I came across an old UPI article from 2018 that described the plight of Chubbs, a 10-year-old cat. This kitty was found strolling down the side of a busy Pasadena street. Chubb’s rescuer noticed, among other things, that the cat was poorly groomed, and had matted fur. However, there was another thing particularly noticeable about Chubbs. This characteristic, which one could guess by name alone, is Chubbs the cat was fat – a whole 29 pounds-worth.
Chubb’s Good Samaritan brought him to the local Humane Society, but he was too big for any of their standard kennels. So, the staff kept him in one of their offices. While trying to find his neglectful owner, they cleaned him, groomed him, and placed him on a diet.
But how, one might ask, can an overweight cat be ‘neglected’ ? You see, the article portrayed Chubbs as a victim of neglect. While this may be true due to him being abandoned, he certainly wasn’t starving. According to the article, his owner didn’t have the decency to groom Chubbs’ long fur, nor place him on a proper diet. Thus, neglected seems like the wrong word since Chubbs was by no means suffering aside from a few fur knots.
Chubbs situation can be a reflection of American society. The feline was obese and yet, somehow, “neglected”, despite the fact somebody was feeding Chubbs. A long time stray cat does not weigh 29 pounds from catching mice and, besides occasional flea maintenance, cats do not require grooming. Grooming themselves is a normal cat’s preoccupation. Though longer breeds might need a trim now and again, it’s not the norm. These features are some of the reasons why so many people prefer cats over dogs. Cats are relatively maintenance-free. You can leave them for days at a time, provided you maintain a clean litter box with a daily supply of water and food. This cat’s problem was that it ate too much free food and was in fact too lazy to groom himself.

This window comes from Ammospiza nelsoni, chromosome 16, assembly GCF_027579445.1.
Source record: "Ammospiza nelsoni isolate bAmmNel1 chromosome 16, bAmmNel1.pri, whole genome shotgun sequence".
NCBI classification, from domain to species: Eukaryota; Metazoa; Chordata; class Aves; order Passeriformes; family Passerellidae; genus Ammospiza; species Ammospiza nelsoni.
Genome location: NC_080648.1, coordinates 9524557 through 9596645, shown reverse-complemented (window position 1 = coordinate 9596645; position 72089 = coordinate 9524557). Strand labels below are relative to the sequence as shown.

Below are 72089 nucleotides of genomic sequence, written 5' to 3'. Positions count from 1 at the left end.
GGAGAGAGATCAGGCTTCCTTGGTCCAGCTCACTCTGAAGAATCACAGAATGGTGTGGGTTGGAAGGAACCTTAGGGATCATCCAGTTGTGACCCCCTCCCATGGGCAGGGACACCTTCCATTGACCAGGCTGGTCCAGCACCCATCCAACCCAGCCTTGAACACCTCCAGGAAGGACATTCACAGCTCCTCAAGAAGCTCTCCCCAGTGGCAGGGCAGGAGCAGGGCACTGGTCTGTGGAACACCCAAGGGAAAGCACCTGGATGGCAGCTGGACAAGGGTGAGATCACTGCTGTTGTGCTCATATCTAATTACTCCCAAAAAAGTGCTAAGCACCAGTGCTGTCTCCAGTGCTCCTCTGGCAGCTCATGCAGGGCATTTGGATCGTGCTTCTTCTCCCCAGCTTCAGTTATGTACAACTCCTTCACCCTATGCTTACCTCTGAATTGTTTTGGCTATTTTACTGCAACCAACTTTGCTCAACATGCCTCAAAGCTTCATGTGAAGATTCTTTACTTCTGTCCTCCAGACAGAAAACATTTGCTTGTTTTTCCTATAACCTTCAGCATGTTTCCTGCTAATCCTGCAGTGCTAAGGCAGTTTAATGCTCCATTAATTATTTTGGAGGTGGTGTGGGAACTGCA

Victim Of Sloth
It seems our society wants to portray every person with problems as a helpless victim. No one is to blame for their own problems, it’s always someone else’s fault. In reality, most of us are victims only of our own unrestrained appetites, lack of discipline, laziness, and foolish decisions.
But slothfulness is no modern-day development. Just look at Solomon’s admonitions in Proverbs 6:6-11: “Go to the ant, you sluggard; consider its ways and be wise! It has no commander, no overseer or ruler, yet it stores its provisions in summer and gathers its food at harvest.” Also consider Paul’s words concerning those “idlers” in the Thessalonian church. “We were not idle when we were with you, nor did we eat anyone’s food without paying for it. On the contrary, we worked night and day, laboring and toiling so that we would not be a burden to any of you. … For even when we were with you, we gave you this rule: ‘The one who is unwilling to work shall not eat’” (2 Thessalonians 3:6-8).
God created us for something better, something higher than the life of an obese and unkempt cat. God’s plan for those He made in His image is for them to develop themselves, be responsible, make the best possible contribution to society, and to honor and obey the Lord.
Dear Father in heaven, help me to take an honest look at myself, get my ‘behind’ in gear, and get busy making the most of my life. Lord, I do need Your guidance, discipline, and confidence. But most of all I need motivation and drive. Father, the next five years will pass no matter what. May they not pass me by and leave me with nothing to show for them! For You made me for something greater than my present state. Amen.
(Information from: https://www.upi.com/Odd_News/2018/06/15/Chubbs-a-29-pound-cat-arrives-at-California-Humane-Society/1811529084423/?utm_source=sec&utm_campaign=sl&utm_medium=1)
The content of this article comes from “The Warrior’s Bible” (2014) and is copyrighted by Life Publishers International. Used with permission.